A group of Farmers in Eastern Kenya, pushed by the ever increasing price of pesticides, have developed home-made pest control solutions with impressive results., a practice they are teaching fellow farmers from Iringa area of Tanzania, a move that has assisted them to recover 60 per cent of the crop they were losing to pests,
but their initiative is now spreading like wildfire among Rwanda and Uganda farmers while providing impetus for the scientific improvement and packaging of the existing indigenous knowledge base by scientific research institutions.The farmers who specialize in cereals, legumes and horticultural farming had been relying on synthetic pesticides in grappling with 15 per cent to 100 per cent pre-harvest crop losses and 10 per cent to 60 per cent post-harvest food grain losses. Their investments in non performing synthetic pesticides added to their disappointment.
But one farmer, Lawrence Awiti, a graduate from the University of Nairobi’s Department of Agricultural Economics, aware of the suffering of his community, five years ago organized the farmers into group and with the help of scientists started trying out all possible organic pest control methods.
The home made pest control solutions come at a time when a report by America Pest Control indicates that pesticides worth more than $30bn are being intentionally released into the global environment every year, with majority of this happening in Africa.
A high proportion of these chemicals are highly toxic and have immediate adverse effects on human health, wildlife, local food sources, such as cattle or fish, beneficial insects and biodiversity. Some of them have chronic effects, including cancers, reproductive problems, birth defects, hormonal disruption and damage to the immune system.
Impacts come from direct exposure in use, spray drift, washing work clothes used while spraying, home pesticide storage, pesticide dumps, and persistence in the environment.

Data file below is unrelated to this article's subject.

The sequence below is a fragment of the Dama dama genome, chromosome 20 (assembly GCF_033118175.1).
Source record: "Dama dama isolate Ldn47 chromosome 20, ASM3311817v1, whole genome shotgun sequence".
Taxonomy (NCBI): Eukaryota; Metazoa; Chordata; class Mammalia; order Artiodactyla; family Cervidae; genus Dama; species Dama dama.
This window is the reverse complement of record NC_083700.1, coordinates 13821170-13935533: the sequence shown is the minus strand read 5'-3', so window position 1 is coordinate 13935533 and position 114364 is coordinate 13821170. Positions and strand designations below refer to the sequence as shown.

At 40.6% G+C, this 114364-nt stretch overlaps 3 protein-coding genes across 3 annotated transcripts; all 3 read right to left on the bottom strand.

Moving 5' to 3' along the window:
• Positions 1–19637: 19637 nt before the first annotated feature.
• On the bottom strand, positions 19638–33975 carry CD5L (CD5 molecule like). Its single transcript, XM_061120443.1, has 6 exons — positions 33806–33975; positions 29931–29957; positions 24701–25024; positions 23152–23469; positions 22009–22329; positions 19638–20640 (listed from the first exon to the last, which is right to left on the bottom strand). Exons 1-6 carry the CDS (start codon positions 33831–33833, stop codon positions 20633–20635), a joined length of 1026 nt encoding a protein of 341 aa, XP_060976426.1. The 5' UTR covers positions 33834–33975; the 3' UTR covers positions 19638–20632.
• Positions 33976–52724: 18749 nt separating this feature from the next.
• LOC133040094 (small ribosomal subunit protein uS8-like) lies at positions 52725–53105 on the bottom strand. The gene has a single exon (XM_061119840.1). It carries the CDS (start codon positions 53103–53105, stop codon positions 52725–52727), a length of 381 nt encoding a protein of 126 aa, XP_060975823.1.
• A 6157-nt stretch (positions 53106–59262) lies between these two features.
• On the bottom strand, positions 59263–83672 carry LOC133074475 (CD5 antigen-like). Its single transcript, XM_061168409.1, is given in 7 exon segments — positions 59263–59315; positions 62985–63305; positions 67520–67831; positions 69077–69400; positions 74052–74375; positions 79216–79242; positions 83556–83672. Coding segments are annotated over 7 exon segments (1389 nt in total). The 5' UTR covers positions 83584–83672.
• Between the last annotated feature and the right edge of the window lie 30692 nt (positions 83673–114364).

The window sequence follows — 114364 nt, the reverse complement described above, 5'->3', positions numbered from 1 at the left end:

“Chemical insecticides might be effective at killing garden pests, but their toll on children, family pets and the environment could be long term. When ants, slugs, cockroaches and aphids start winning the war in the garden of good and evil - a farmer may turn to chemical pesticides as a swift counter attack.
However, repeated exposure to pesticides can cause serious cumulative health effects if used in poorly-ventilated areas or without following proper instructions for handling and application. We have been discouraging use of synthetic pesticides,” said Awiti.
As a result, farmers are now reporting that they are spoilt for choice as they enjoy a variety of organic methods at almost zero cost. From ash, cowdung, traditional brew and kerosene oils, the home-made control methods are now becoming a buzz word across farming communities in Kenya.
The practice of applying a thin paste made of cowdung, clay and cow urine, has become one of the favourite pest control methods among the farmers. A fine slurry is prepared by thoroughly mixing the components in a container. The paste is then applied manually using bare hands or a locally made brush. Cowdung and cow urine possess complex degrading substances and may possess anti bacterial properties. The addition of clay results in better adhesion of the constituents to the treated surface.